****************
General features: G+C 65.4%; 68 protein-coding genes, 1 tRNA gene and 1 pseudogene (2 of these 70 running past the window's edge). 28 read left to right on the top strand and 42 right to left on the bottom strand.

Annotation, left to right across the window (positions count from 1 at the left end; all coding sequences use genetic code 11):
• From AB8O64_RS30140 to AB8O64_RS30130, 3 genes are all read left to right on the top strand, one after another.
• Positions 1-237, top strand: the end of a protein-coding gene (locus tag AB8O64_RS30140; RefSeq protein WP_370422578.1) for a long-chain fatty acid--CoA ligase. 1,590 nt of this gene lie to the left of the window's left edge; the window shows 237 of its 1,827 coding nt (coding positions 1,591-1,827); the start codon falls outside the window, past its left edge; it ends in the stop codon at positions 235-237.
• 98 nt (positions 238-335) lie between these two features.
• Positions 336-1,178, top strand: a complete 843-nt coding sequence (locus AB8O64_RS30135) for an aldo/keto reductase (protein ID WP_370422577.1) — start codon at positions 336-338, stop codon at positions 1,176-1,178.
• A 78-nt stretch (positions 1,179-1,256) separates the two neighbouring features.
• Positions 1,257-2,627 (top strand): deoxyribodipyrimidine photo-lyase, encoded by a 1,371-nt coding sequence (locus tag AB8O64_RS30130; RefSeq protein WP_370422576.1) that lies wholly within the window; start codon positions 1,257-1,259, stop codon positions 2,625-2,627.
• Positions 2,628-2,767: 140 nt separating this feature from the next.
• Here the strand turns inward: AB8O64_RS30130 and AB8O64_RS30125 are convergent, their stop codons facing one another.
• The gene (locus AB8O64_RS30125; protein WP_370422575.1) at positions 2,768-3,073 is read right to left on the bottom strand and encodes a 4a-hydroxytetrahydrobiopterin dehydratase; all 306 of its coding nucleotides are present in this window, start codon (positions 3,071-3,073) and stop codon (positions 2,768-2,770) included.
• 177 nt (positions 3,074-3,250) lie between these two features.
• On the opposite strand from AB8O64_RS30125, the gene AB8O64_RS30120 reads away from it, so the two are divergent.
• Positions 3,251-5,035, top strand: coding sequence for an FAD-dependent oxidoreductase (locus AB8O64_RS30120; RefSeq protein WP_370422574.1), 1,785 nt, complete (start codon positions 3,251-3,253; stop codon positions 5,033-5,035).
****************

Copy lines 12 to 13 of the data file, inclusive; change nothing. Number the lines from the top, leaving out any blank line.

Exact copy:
• 177 nt (positions 3,074-3,250) lie between these two features.
• On the opposite strand from AB8O64_RS30125, the gene AB8O64_RS30120 reads away from it, so the two are divergent.